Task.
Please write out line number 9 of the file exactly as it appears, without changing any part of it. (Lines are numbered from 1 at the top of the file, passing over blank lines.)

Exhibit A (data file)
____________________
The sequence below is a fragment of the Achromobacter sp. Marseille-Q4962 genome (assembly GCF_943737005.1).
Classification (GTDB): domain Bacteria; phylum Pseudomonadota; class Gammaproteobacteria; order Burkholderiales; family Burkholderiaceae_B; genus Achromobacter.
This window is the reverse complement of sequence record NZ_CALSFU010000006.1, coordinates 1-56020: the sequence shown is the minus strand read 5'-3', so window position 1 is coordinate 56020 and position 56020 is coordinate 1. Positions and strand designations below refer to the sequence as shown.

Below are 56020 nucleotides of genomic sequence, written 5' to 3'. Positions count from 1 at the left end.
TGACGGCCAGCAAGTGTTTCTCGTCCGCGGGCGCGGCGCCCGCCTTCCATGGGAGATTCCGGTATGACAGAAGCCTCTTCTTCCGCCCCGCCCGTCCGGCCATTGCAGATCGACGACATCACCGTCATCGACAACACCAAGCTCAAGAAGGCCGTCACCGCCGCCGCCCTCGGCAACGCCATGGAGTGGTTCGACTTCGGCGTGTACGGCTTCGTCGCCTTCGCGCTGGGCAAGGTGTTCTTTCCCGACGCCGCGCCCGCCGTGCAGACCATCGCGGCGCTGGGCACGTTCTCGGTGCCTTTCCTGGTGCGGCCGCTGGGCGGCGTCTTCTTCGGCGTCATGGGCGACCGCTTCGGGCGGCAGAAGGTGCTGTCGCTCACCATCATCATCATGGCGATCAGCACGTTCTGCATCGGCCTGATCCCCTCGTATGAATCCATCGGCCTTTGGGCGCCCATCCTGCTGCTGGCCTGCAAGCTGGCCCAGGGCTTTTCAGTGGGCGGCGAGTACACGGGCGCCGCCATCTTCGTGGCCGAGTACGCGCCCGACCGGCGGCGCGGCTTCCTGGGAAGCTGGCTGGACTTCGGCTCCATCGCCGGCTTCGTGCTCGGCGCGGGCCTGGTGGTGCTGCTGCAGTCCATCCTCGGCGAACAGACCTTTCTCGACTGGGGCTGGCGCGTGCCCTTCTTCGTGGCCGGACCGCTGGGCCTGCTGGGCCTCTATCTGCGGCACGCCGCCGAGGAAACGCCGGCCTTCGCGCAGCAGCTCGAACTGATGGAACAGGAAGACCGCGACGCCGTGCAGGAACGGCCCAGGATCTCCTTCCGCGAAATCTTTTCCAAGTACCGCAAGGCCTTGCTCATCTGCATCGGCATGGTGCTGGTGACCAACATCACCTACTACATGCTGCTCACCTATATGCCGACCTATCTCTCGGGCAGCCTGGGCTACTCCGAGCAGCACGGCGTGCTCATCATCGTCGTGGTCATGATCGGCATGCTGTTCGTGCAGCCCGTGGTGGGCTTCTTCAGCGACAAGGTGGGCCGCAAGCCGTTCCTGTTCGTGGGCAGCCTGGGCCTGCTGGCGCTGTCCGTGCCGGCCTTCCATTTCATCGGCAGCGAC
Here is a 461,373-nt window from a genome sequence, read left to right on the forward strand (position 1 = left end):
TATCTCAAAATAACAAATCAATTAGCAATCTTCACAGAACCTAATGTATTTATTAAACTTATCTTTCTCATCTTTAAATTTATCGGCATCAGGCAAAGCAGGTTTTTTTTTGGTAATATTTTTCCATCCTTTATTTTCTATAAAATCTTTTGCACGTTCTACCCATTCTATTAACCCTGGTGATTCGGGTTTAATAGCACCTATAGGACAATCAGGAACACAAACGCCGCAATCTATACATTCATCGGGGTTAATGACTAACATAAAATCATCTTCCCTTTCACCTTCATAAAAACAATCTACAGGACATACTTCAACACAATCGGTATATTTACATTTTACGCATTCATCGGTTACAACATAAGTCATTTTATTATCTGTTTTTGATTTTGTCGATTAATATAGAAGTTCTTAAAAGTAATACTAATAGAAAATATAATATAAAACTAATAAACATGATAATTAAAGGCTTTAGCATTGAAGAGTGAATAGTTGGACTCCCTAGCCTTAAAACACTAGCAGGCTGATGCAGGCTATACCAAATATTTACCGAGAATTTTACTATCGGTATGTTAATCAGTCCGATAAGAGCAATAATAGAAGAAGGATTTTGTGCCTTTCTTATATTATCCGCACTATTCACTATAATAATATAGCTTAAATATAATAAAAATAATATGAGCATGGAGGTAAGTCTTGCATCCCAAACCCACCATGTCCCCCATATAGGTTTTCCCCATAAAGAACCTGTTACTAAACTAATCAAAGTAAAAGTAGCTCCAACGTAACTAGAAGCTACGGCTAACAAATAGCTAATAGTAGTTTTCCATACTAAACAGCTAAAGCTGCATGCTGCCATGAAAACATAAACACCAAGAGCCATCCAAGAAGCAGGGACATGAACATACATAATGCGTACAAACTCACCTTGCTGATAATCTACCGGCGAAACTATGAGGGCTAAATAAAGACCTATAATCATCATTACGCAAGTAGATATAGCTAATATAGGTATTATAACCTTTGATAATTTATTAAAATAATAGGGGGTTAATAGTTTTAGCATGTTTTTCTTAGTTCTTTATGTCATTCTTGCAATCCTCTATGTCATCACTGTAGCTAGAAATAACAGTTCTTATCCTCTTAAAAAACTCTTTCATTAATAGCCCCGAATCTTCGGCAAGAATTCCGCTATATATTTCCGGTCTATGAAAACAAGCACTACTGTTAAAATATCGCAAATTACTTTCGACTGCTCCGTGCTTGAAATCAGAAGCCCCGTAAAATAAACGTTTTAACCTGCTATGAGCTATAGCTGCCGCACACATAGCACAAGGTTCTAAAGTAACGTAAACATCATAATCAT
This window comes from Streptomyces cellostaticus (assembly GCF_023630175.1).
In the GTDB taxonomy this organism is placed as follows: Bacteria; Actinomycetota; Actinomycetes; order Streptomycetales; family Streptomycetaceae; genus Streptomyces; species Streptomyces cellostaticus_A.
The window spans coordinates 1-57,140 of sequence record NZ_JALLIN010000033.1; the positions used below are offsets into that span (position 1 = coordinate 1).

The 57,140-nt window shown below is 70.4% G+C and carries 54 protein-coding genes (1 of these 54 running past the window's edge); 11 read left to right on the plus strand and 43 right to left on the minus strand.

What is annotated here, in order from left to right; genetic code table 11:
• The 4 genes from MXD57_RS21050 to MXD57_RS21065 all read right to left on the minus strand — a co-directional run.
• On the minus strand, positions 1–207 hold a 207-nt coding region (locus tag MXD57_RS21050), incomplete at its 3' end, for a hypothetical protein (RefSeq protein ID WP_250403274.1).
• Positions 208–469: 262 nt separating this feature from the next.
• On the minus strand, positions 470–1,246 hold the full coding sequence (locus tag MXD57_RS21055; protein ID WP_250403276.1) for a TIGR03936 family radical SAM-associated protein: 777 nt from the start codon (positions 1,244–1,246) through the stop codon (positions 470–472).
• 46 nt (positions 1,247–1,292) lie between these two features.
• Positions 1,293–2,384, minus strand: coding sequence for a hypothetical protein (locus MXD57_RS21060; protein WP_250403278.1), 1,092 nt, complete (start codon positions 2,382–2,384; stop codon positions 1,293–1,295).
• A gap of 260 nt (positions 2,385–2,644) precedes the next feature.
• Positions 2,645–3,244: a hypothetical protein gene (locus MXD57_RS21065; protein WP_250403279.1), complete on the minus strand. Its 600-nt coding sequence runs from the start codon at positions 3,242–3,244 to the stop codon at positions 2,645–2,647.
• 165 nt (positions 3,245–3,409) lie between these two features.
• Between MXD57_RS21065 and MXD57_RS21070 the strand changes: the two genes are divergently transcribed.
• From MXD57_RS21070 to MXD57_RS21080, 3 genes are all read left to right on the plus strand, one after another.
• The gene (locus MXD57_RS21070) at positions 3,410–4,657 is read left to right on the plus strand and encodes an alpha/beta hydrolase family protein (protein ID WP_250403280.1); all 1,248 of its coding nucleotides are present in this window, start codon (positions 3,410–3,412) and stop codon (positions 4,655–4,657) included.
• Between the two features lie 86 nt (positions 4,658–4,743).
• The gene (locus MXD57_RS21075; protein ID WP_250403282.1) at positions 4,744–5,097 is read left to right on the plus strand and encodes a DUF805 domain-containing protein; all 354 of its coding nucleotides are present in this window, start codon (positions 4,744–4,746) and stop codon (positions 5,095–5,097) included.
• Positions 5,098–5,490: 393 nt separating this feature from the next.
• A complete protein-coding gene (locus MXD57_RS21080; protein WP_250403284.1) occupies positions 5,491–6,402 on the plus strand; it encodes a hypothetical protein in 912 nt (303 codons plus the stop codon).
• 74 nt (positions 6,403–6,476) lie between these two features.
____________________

In the GTDB taxonomy this organism is placed as follows: Bacteria; Actinomycetota; Actinomycetes; order Streptomycetales; family Streptomycetaceae; genus Streptomyces; species Streptomyces cellostaticus_A.